So, on Friday morning, Gervais and Randy left the Upper Kananaskis Lake parking lot around 0530 and started their trek into Aster Lake. About an hour behind them, Blair, Dan and myself departed. Shortly before Aster Lake, our group of five was together. A brief argument over which was the trail to Aster Lake took place, and Gervais and Randy went SW, while Dan, Blair and myself went S. Unfortunately, my sub-group went the wrong way. We headed up Foch Creek valley for about 2km, which is when I stopped the group and convinced them that we were in the wrong valley. Rather than backtrack to Aster Lake, we came up with the bright idea of going up and over the NW shoulder of Mt. Marlborough. So, up and over we went. Unfortunately, the west side of Mt. Marlborough brought us back to the same elevation as Aster Lake. Hindsight is always 20/20.

After crossing the valley on the west side of Mt. Marlborough, we ascended towards Mt. Cordonnier, where we found a great camping spot surrounded by slab rocks and running water. Our camp was at GR257026, on 82/J11 (8,500 ft). This was basically at the bottom of the north face (gully) of Cordonnier and due east of the Warrior/Cordonnier col. The slab rocks provided a great place to dry out gear and bask in the sun. The running water was a huge plus, and the snow made for a comfortable place to sleep.

Speaking of snow, there was no snow until we got above Aster Lake. Even at 8,500 ft, we were only postholing about 6-8 inches in the late afternoon.

We reached our camp location around 1230, set up camp, and had a nice lunch. We lounged around on the rocks for a few hours until Dan came up with the idea of going to bag Cordonnier. Dan, Blair and myself headed up Cordonnier’s north face, which leads directly to the summit ridge. The summit ridge was exposed in a couple of places and with the snow on the route, we had to make a couple of careful foot placements, but nothing too bad. There was no booklet in the register container, so we couldn’t sign our names. We enjoyed the views, scoped out Mangin and Joffre, then headed back down. The north-facing gully provided some great glissading for Dan and Blair. I unfortunately, left my shell pants in camp, so I was reduced to plunge stepping my way back to camp. 1:15 up and 0:30 minutes down. One down, three to go. We were now starting to believe in our schedule.

While Dan, Blair and I went up Cordonnier, Gervais decided to go up Warrior. Randy stayed in camp nursing a sore knee.

Once back at camp, we relaxed in the sun, ate a nice dinner, and went to bed by 2000. The next morning, we got up at 0300, had breakfast, drank coffee, and at 0430, we started hiking toward Joffre. Nice frozen snow provided the perfect terrain for crampons. With no postholing to be had, we quickly made our way up the western edge of the Mangin Glacier. We reached the Mangin/Joffre col and started up the north face of Joffre. No crevasses, ‘schrund, or other features could be seen on the glacier. Feeling very safe with the conditions, we all just solo’d up the North Face. Blair was the first to reach the summit by 0700, followed shortly by Dan, then myself at 0730. Gervais and Randy arrived at 0745. It was nice that everybody could just go their own pace.

As I arrived at the summit, the sun has been on the face for about two hours, and the snow was becoming soft. I was starting to posthole about 3 inches as I approached the summit. While on top, we soaked in incredible views, especially of the Royal Group. With no clouds in the sky, we were able to make out Temple, Assiniboine, Sir Douglas, and what really impressed me, was being able to see Crowsnest Mtn to the south. Blair thinks he could see Chief Mtn near Waterton, but I couldn’t figure out which peak he was talking about. Regardless, the visibility was fantastic.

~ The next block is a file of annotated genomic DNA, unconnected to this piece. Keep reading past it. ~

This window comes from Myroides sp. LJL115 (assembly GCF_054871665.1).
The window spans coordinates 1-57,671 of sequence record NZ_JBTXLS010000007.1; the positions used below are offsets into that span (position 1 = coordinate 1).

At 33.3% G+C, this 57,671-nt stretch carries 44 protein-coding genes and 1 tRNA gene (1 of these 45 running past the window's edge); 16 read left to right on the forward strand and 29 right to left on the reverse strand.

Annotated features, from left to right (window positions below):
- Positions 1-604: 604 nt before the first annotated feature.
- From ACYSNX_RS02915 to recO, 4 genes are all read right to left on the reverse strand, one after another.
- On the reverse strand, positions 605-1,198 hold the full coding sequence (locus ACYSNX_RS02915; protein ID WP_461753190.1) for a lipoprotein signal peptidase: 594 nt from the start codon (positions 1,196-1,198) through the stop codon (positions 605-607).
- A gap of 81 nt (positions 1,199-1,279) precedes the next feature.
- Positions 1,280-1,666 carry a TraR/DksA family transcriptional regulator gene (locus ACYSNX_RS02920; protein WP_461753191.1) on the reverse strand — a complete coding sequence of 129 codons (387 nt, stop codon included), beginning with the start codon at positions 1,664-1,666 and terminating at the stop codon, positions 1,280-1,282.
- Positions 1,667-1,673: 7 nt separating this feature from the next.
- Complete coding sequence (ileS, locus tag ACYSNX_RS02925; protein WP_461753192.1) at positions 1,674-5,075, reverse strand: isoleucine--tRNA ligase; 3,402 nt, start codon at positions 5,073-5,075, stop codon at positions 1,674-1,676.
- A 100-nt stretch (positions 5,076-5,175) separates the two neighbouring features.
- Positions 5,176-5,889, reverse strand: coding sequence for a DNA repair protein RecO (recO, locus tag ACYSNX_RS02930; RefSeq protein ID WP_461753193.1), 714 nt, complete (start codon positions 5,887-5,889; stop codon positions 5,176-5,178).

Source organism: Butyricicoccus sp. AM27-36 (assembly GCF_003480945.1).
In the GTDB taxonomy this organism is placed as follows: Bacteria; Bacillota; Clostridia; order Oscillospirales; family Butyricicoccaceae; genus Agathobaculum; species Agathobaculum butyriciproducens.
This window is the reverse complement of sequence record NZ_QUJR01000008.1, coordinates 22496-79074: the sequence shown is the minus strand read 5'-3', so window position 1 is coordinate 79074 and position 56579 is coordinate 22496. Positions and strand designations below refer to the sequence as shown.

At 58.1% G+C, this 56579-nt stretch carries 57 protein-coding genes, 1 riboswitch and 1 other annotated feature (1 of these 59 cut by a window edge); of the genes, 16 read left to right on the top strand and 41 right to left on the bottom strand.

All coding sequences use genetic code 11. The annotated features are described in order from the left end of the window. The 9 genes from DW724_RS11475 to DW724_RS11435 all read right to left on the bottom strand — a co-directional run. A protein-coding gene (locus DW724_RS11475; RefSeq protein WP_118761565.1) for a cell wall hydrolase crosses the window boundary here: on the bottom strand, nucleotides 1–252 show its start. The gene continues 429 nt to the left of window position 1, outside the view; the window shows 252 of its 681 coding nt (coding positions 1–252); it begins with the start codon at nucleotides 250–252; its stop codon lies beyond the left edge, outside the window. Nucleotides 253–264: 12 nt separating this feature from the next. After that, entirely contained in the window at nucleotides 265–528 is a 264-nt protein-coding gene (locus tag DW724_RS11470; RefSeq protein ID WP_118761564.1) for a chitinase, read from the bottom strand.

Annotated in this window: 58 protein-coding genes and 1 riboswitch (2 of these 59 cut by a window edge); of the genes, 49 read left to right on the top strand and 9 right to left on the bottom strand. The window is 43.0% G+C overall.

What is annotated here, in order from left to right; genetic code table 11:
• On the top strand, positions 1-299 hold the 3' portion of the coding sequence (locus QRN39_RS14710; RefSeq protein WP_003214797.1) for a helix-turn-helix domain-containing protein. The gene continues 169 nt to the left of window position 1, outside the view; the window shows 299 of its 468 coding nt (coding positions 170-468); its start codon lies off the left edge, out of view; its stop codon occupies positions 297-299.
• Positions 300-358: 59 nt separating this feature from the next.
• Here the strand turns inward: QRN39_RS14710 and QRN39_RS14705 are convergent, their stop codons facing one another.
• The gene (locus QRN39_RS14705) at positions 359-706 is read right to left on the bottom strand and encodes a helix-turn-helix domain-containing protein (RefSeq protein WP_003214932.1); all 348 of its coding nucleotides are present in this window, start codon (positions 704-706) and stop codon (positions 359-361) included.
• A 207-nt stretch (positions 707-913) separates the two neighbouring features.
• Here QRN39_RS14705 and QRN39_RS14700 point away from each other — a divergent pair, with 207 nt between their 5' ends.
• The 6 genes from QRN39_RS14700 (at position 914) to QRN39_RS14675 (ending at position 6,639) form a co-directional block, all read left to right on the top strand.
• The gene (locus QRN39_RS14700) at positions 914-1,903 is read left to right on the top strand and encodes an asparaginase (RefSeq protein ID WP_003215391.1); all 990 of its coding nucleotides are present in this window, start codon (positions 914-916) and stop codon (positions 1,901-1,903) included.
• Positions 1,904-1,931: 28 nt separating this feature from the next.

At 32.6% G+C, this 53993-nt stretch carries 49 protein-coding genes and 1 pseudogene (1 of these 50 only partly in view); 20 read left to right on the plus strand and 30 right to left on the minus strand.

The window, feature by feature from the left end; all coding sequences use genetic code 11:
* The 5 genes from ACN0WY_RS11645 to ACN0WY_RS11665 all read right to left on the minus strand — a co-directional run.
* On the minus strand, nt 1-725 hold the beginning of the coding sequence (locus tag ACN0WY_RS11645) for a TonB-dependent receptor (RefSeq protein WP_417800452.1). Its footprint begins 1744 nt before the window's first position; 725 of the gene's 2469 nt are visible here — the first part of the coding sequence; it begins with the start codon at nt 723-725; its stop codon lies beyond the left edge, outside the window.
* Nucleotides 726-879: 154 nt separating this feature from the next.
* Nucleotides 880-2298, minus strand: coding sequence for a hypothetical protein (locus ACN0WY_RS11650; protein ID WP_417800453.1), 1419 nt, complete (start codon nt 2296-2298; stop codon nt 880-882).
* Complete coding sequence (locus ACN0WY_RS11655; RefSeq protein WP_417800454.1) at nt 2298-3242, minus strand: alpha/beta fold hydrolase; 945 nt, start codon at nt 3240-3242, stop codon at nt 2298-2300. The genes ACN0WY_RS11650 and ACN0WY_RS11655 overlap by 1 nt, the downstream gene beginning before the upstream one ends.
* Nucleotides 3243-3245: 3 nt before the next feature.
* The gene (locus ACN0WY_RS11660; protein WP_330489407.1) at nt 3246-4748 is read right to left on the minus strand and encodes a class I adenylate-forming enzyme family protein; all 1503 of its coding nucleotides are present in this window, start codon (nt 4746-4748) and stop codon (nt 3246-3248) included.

While at the summit, we were thinking of glissading down the north face because of the nice run out. We could probably coast back to camp, but we all chickened out and walked down the NE ridge to the big gully the dumps you back onto the Mangin Glacier. We rappelled the top part of this gully, then plunge stepped the rest. Once back on the Mangin Glacier, Dan, Blair, and I decided to cut across to Mt. Mangin to give that a try. Gervais and Randy returned to camp for a nap.

The gully the Rick Collier ascended on the South Ridge was full of snow, and we had limited rock gear with us, so we decided to walk around to the NE face of Mangin. We went up the second gully from the south, which was very steep. We reached the top of the snow, and Blair accidentally poked through to the other side. As it turned out, it was a big cornice that stood up more vertically than out horizontally. Blair had a peak at the rock step, which would get us onto the summit, and he decided that we would not be able to climb that with the gear we had on us. Dan and I were about 30 ft below Blair at the last rock horn that we could see. We rappelled from there, down the first gully, and back onto the Mangin Glacier. About an hour later, we returned to camp by lunchtime. After a few more hours of lying around on the rocks, we decided to go bag Warrior Mtn. We left camp around 1600, hiked up the snow (postholing about 8 inches), and reached the col very quickly. From the col, up the South face of Warrior, there was no snow. We hiked up to the summit and soaked in more fantastic views. Some unpleasant scree bashing on the way back down, then a couple of nice glissades led us back to camp. 45 minutes up and 30 minutes down. While we went up Warrior, Gervais went up Cordonnier, and Randy stayed in camp.